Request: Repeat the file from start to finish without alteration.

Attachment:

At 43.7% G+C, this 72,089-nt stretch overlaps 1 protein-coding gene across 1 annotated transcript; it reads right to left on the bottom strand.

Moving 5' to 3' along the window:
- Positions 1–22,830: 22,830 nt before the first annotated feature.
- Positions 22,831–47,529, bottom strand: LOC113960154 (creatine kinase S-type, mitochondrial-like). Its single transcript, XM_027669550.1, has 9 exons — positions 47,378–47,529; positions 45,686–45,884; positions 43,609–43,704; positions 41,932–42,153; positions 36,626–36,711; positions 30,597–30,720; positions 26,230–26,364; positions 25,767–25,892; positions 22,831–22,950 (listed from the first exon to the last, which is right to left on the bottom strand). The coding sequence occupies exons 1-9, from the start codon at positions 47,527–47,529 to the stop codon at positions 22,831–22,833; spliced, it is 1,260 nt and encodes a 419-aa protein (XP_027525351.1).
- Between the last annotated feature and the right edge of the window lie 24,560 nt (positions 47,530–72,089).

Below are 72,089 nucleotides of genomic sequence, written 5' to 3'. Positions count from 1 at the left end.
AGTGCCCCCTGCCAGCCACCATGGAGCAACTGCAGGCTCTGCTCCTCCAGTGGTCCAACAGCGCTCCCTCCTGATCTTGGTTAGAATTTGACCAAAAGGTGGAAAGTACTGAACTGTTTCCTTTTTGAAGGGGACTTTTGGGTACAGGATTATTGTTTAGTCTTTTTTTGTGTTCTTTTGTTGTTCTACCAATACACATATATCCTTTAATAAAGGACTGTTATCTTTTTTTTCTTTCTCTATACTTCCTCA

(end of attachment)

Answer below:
At 43.7% G+C, this 72,089-nt stretch overlaps 1 protein-coding gene across 1 annotated transcript; it reads right to left on the bottom strand.

Moving 5' to 3' along the window:
- Positions 1–22,830: 22,830 nt before the first annotated feature.
- Positions 22,831–47,529, bottom strand: LOC113960154 (creatine kinase S-type, mitochondrial-like). Its single transcript, XM_027669550.1, has 9 exons — positions 47,378–47,529; positions 45,686–45,884; positions 43,609–43,704; positions 41,932–42,153; positions 36,626–36,711; positions 30,597–30,720; positions 26,230–26,364; positions 25,767–25,892; positions 22,831–22,950 (listed from the first exon to the last, which is right to left on the bottom strand). The coding sequence occupies exons 1-9, from the start codon at positions 47,527–47,529 to the stop codon at positions 22,831–22,833; spliced, it is 1,260 nt and encodes a 419-aa protein (XP_027525351.1).
- Between the last annotated feature and the right edge of the window lie 24,560 nt (positions 47,530–72,089).

Below are 72,089 nucleotides of genomic sequence, written 5' to 3'. Positions count from 1 at the left end.
AGTGCCCCCTGCCAGCCACCATGGAGCAACTGCAGGCTCTGCTCCTCCAGTGGTCCAACAGCGCTCCCTCCTGATCTTGGTTAGAATTTGACCAAAAGGTGGAAAGTACTGAACTGTTTCCTTTTTGAAGGGGACTTTTGGGTACAGGATTATTGTTTAGTCTTTTTTTGTGTTCTTTTGTTGTTCTACCAATACACATATATCCTTTAATAAAGGACTGTTATCTTTTTTTTCTTTCTCTATACTTCCTCA